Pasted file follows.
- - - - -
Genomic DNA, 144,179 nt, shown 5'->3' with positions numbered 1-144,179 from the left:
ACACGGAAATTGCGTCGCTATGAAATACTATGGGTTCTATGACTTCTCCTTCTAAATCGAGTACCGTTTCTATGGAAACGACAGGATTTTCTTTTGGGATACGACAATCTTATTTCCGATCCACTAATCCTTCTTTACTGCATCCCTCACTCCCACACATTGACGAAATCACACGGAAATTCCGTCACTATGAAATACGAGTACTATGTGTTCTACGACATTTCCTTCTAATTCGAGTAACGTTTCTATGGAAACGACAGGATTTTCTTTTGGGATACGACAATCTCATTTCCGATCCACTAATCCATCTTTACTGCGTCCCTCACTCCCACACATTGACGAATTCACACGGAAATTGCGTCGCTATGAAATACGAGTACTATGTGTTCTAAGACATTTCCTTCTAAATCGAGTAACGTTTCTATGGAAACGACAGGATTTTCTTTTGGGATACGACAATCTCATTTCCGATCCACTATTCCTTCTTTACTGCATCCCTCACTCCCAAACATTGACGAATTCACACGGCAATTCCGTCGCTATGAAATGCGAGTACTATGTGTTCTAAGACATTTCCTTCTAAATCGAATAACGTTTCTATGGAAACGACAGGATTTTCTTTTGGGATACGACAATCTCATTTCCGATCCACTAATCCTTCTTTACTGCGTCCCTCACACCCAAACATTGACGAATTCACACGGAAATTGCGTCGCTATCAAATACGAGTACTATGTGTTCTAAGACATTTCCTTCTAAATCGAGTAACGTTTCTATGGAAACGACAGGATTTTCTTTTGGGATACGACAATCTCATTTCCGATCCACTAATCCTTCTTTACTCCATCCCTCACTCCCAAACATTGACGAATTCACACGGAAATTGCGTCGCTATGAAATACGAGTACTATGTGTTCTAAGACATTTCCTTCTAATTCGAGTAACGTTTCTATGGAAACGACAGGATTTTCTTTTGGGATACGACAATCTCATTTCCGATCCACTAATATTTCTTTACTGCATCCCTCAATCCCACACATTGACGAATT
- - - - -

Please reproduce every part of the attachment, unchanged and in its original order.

Genomic DNA, 144,179 nt, shown 5'->3' with positions numbered 1-144,179 from the left:
ACACGGAAATTGCGTCGCTATGAAATACTATGGGTTCTATGACTTCTCCTTCTAAATCGAGTACCGTTTCTATGGAAACGACAGGATTTTCTTTTGGGATACGACAATCTTATTTCCGATCCACTAATCCTTCTTTACTGCATCCCTCACTCCCACACATTGACGAAATCACACGGAAATTCCGTCACTATGAAATACGAGTACTATGTGTTCTACGACATTTCCTTCTAATTCGAGTAACGTTTCTATGGAAACGACAGGATTTTCTTTTGGGATACGACAATCTCATTTCCGATCCACTAATCCATCTTTACTGCGTCCCTCACTCCCACACATTGACGAATTCACACGGAAATTGCGTCGCTATGAAATACGAGTACTATGTGTTCTAAGACATTTCCTTCTAAATCGAGTAACGTTTCTATGGAAACGACAGGATTTTCTTTTGGGATACGACAATCTCATTTCCGATCCACTATTCCTTCTTTACTGCATCCCTCACTCCCAAACATTGACGAATTCACACGGCAATTCCGTCGCTATGAAATGCGAGTACTATGTGTTCTAAGACATTTCCTTCTAAATCGAATAACGTTTCTATGGAAACGACAGGATTTTCTTTTGGGATACGACAATCTCATTTCCGATCCACTAATCCTTCTTTACTGCGTCCCTCACACCCAAACATTGACGAATTCACACGGAAATTGCGTCGCTATCAAATACGAGTACTATGTGTTCTAAGACATTTCCTTCTAAATCGAGTAACGTTTCTATGGAAACGACAGGATTTTCTTTTGGGATACGACAATCTCATTTCCGATCCACTAATCCTTCTTTACTCCATCCCTCACTCCCAAACATTGACGAATTCACACGGAAATTGCGTCGCTATGAAATACGAGTACTATGTGTTCTAAGACATTTCCTTCTAATTCGAGTAACGTTTCTATGGAAACGACAGGATTTTCTTTTGGGATACGACAATCTCATTTCCGATCCACTAATATTTCTTTACTGCATCCCTCAATCCCACACATTGACGAATT